As you said prices are subject to change. No 100% definite prices have been set yet. As we all know the suspected price is $23,995 for a 5 speed. I read yesterday that the suspected price for a wagon will be 500 cheaper. As you stated the WRX will be on lots by mid March. I also read yesterday that the price on the wheels will be about $3000. I, like you, have a hard time believing that to be true. And yes I am a Subaru dealer. But unlike what you have come to believe, not all dealerships are created equal, and neither are the sales consultants. I am sorry that your dealership is full of ignorant [non-permissible content removed]. Maybe it is time to go to a new dealership. Like I said, and you chose to ignore, I don't have all the answers. I am on the internet everyday, and on the phone with my Subaru Rep, every few days, trying to learn more info. Unlike you, I feel that I can learn more by talking to people on the net, and not pretending I know everything. If you really read my statement you saw that it said no exact prices were set yet. Then your answer was that SOA said what suspected prices were but were subject to change. I also said that most of you who stay well informed will already know what I have to say, yet you still feel the need to bash me. Once again I am sorry you have such a sorry dealership, but don't take it out on the rest of us who are just as eager to learn all we can about the WRX, and share that knowledge with other enthusiast. For the rest of you out there, if you learn anything new, I would appreciate the info, I will in turn do the same.
  • outbackguruoutbackguru Member Posts: 25
    It seems many of you have run into some uninformed dealers and cams too. If your dealer doesn't know anything about the WRX try another one. IF you go to a multii line Subaru dealer ask for the sales manager or a Subaru specialist they should have one if not both working there. Maybe I'm biased (I sell Subaru) but most customers and salesman are fair minded. In the case of the WRX, MSRP is a fair price, no need for ADM or tricks. On other models I appreciate the fact that people want a good deal, I like to tell my customers "I won't ask for list and you don't ask for cost and we'll be fine" Buying a car should be FUN, it should really be fun when you buy this car (WRX) if it isn't try another dealer!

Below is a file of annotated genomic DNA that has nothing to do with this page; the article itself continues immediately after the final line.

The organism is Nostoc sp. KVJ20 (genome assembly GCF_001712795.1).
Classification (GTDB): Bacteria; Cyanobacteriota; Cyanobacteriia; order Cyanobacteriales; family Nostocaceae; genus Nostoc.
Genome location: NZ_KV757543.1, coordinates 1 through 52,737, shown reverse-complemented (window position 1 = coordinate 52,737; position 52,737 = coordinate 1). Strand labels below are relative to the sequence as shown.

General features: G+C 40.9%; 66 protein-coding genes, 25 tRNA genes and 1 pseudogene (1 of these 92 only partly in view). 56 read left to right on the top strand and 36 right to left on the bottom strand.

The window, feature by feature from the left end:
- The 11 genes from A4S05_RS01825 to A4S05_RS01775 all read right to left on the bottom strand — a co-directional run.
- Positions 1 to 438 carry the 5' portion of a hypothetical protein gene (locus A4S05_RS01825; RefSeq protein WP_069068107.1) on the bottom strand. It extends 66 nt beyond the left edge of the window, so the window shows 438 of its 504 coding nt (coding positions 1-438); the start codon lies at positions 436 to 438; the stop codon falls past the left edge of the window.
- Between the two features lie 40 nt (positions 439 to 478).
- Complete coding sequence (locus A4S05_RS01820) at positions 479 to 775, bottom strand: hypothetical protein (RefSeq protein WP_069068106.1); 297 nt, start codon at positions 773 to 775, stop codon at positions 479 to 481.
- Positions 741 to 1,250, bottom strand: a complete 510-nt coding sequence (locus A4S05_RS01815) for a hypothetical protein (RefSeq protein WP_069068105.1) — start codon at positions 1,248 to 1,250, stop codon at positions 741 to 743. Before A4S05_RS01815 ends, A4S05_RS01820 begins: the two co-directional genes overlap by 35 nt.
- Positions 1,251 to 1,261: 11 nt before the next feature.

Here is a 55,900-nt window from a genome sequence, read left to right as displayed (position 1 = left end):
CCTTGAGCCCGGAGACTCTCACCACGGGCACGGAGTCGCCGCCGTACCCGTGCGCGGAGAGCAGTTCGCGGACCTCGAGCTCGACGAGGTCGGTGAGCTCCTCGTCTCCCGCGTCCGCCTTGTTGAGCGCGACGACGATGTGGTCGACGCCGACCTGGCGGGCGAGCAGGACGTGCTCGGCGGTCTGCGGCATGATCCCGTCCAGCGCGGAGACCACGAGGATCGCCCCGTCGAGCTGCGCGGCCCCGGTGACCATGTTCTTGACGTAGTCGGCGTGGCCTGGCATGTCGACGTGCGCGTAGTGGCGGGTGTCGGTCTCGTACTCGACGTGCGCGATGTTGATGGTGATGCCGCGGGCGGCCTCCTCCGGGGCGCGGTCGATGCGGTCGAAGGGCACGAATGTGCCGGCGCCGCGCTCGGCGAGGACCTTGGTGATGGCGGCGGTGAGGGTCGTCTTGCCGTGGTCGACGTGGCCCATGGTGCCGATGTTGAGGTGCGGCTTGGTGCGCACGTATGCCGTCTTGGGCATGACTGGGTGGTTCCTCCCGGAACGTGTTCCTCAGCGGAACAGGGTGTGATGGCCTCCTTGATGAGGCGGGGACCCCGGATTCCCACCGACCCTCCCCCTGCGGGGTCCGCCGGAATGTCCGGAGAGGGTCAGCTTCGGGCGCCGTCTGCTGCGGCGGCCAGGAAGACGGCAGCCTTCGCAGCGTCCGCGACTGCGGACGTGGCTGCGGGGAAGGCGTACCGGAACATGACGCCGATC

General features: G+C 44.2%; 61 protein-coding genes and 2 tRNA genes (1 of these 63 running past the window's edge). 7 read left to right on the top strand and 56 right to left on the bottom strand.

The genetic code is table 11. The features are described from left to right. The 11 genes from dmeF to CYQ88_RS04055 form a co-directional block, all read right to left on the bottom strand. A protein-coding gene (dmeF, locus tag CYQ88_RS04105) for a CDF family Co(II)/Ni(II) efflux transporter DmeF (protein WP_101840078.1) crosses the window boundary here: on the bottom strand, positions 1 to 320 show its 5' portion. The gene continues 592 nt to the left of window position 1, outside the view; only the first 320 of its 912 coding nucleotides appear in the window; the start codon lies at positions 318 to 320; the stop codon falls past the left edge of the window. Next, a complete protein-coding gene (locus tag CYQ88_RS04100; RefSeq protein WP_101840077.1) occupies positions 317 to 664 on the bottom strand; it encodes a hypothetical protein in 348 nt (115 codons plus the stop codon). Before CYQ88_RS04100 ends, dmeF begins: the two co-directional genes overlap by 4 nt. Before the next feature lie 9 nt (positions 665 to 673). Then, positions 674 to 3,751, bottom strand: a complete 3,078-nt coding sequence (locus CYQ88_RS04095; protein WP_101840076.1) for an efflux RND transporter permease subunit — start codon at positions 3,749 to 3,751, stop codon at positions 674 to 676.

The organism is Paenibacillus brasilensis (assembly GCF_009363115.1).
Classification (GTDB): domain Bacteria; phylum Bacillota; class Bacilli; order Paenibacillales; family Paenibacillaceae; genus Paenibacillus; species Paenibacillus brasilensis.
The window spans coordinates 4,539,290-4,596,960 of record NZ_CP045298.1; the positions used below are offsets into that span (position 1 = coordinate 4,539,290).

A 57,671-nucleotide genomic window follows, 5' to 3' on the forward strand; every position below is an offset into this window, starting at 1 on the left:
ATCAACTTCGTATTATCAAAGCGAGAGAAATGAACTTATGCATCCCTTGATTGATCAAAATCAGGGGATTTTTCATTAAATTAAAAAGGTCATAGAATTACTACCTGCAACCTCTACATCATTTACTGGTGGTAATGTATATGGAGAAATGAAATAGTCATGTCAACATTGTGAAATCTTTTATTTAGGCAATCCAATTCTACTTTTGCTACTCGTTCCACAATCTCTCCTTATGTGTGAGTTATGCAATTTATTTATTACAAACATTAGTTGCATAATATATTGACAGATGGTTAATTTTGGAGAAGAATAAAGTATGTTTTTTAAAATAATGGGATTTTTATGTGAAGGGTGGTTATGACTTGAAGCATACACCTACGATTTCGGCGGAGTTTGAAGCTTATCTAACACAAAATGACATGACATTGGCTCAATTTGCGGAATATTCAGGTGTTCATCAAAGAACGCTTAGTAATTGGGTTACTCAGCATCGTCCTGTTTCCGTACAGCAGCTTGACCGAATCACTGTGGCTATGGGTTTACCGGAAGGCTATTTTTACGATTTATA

• dgeminidgemini Member Posts: 161
    Can the WRX seat 5? My next car will probably be a 4 door sedan. It has to be able to seat 5. If the WRX can it will probably be my next car (Even if I don't really like how it looks! You cannot ignore this cars performance!)
  • wrxanswerswrxanswers Member Posts: 21
    Yes it will seat 5. The size of the car will be along the same size as a Honda Civic. So you will not be blessed with tons of room but you will have the capability to seat 5. I don't have my brochure in front of me so I can't give you exact dimensions. You should be able to get a brochure from your local dealer or check one of the many Subaru sights for exact dimensions.
  • wrxanswerswrxanswers Member Posts: 21
    I am also a Subaru sales consultant. I am glad that you have a desire to make the buying proccess fun, because it should be. I had the same advice, if you don't like your dealer, go to another one. There are plenty of dealers out there who will treat you right and be happy to have you as a Subaru customer. I work in IN. Where do you work. Have you had many orders for the WRX?
This discussion has been closed.